Phillies-Reds 5 things: Jerad Eickhoff's quest for 200 begins

Phillies-Reds 5 things: Jerad Eickhoff's quest for 200 begins

Phillies (1-0) at Reds (0-1)
7:10 p.m. on CSN and streaming live on CSNPhilly.com and the NBC Sports app.

A powerful first inning, seven extra-base hits and strong pitching for eight innings led the Phillies to an opening day win over the Reds.

The weather cooperated to allow the Phils to get their first game in Monday. After a built-in off day Tuesday, the series resumes tonight at Great American Ball Park:

1. Contributions aplenty
There was no shortage of positive signs on opening day. 

Cesar Hernandez and Freddy Galvis homered. 

Odubel Herrera reached base three times.

Maikel Franco saw 20 pitches in five plate appearances.

Howie Kendrick and Michael Saunders quickly made their presence felt, combining to go 4 for 8 with two doubles.

The 2017 Phillies' lineup is unquestionably better and deeper than it was in 2016 and it's not just because of the additions of Kendrick and Saunders. They'll also have a full season from a now-established Tommy Joseph, expected growth from Franco and Herrera in Year 3, and Hernandez is definitely trending up.

Hernandez didn't walk on opening day, but he saw 24 pitches in five trips to the plate.

2. Still Gomez's job?
Jeanmar Gomez had a shaky first appearance, allowing a two-run, opposite-field homer to Scooter Gennett. He was still able to notch the save, but Gomez didn't look nearly as dominant as the three relievers that preceded him.

Joaquin Benoit threw gas in the sixth inning and struck out two. Edubray Ramos had a clean seventh. 

And Hector Neris ... wow. He entered in the eighth inning and the Reds had absolutely no chance. Neris threw 11 pitches, eight of them strikes to retire Joey Votto, Adam Duvall and Eugenio Suarez. Votto struck out swinging and was late doing it.

Pete Mackanin said after the game that he is concerned about Gomez (see story), who allowed 17 earned runs in eight innings last September.

With Neris and Benoit, the Phillies have two ready-made replacements if Gomez falters.

3. Eickhoff's quest for 200 begins
Jerad Eickhoff was as steady as it gets last season for the Phillies, going 11-14 with a 3.65 ERA in 33 starts and falling just shy of 200 innings (197 1/3) last season.

Eickhoff showed excellent control throughout the season, walking just 1.9 batters per nine innings while striking out 7.6. And that 3.65 ERA was a bit deceiving -- aside from his eight-run outing at Coors Field, Eickhoff had a 3.38 ERA in 32 starts. 

Eickhoff allowed two runs or less in 17 of his 33 starts last season and allowed three or less 25 times. He kept a weak Phillies offense in so many games and figures to do so again this season. If he does, he'll finish with more than 11 wins behind an improved offense and bullpen.

Eickhoff has never faced the Reds, and only Gennett, the former Brewer, has faced him. He's 2 for 6 with a homer.

Eickhoff's battery mate Wednesday will be Cameron Rupp, who he continues to build chemistry with (see story).

4. Facing the lefty Finnegan
Left-hander Brandon Finnegan starts the second game of the season for the Reds for the second straight year. He went 10-11 with a 3.98 ERA last season, striking out 145 but walking 84 in 172 innings. For reference, Eickhoff and Jeremy Hellickson combined to walk 87 batters last season in 386 1/3 innings.

That's an obscenely high walk total for Finnegan, and the Phillies' game plan should be to make him work. 

It's rare you see a pitcher walk so many hitters and not pay the price, but Finnegan was at his best last season with men on base, limiting opponents to a .205 batting average with the bases occupied and a .175 mark with two outs and runners in scoring position.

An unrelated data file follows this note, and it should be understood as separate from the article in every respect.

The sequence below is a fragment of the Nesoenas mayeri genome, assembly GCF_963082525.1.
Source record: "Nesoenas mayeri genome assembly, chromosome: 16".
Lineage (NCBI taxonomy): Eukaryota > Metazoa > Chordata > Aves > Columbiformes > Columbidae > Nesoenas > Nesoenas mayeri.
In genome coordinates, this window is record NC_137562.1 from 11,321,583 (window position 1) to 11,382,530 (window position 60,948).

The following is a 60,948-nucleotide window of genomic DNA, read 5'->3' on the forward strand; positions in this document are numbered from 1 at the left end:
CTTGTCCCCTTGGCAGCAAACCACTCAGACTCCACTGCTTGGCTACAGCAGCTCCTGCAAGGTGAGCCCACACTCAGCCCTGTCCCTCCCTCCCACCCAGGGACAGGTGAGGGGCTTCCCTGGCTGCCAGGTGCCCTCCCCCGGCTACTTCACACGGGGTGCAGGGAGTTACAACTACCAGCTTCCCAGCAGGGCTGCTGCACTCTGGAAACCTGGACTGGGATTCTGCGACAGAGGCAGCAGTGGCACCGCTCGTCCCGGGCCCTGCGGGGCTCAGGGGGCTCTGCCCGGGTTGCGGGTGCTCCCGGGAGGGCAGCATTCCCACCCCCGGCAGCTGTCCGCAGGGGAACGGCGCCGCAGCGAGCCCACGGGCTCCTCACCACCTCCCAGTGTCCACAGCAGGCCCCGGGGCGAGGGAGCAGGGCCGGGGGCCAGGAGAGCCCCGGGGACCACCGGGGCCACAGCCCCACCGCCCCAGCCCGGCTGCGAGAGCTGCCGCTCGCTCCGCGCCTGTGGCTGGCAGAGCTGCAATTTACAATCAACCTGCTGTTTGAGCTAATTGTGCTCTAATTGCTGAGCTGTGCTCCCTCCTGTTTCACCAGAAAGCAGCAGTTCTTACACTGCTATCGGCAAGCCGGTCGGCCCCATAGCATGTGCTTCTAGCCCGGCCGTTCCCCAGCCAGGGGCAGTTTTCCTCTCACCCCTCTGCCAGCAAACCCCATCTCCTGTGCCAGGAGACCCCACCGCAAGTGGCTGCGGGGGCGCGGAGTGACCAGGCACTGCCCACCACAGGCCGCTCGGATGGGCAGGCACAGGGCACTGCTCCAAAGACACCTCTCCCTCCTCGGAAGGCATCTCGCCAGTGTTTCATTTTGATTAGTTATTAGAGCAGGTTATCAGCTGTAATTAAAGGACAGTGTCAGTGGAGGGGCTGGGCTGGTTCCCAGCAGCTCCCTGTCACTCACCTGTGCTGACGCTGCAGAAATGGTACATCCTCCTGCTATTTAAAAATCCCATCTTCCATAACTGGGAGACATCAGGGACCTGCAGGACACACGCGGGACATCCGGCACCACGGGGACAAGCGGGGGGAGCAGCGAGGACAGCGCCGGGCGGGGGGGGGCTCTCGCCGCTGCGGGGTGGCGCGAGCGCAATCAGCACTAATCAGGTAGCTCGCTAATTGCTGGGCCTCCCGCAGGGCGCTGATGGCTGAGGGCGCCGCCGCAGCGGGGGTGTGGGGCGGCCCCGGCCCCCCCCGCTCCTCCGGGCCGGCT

Finnegan faced the Phillies twice last season. He allowed two runs on three hits over six innings with nine strikeouts on April 6, then lasted only four innings and allowed three runs on four hits and five walks on May 13.

Finnegan walked at least four batters in 10 different starts last year.

Active Phillies are 6 for 25 (.240) against him with six walks, including two apiece from Kendrick and Herrera.

The 5-foot-11 Finnegan throws a sinker, four-seam fastball, slider and changeup. The sinker and four-seamer average about 93 mph. 

Right-handed hitters really struggled last season against his changeup (.138 BA, 1 HR in 93 PAs ending with a changeup) and slider (.216 BA).

5. This and that
• Lefties hit just .218 last season off Finnegan, but that doesn't necessarily mean Saunders will sit for Aaron Altherr. The left-handed hitting Saunders has actually been better against lefties the last three seasons (.277 BA, .850 OPS) than he has against righties (.250, .778).

(Update: Altherr is starting in right field, which makes sense given the fact that the next 12 starting pitchers the Phillies are scheduled to face are all right-handed.)

• That 5-6-7-8 the Reds have of Suarez, Scott Schebler, Zack Cozart and Tucker Barnhart ... woof.

• Versatile right-handed reliever Raisel Iglesias didn't have great control on Monday, but the Phillies saw a glimpse of how good his stuff is. Iglesias is by far the best pitcher on the Reds' staff, and late last season Cincy used him similarly to how the Indians used Andrew Miller, pitching him multiple innings and using him in all sorts of situations.

• The Reds on Wednesday claimed outfielder Tyler Goeddel off waivers from the Phillies. Goeddel spent all of last season on the Phils' 25-man roster after being selected with the first pick in the Rule 5 draft. The Phillies were forced to remove him from their 40-man roster last week in order to create a spot for Brock Stassi.

• As of early Wednesday afternoon, there was a 50 percent chance of rain in Cincinnati at game time.

Best of MLB: Royals storm back in 9th inning for win over Blue Jays

Best of MLB: Royals storm back in 9th inning for win over Blue Jays

KANSAS CITY, Mo. -- Whit Merrifield hit a two-run, two-out double that capped a four-run rally in the ninth inning, and the Kansas City Royals beat the Toronto Blue Jays 5-4 on Friday night to reach .500 for the first time since April.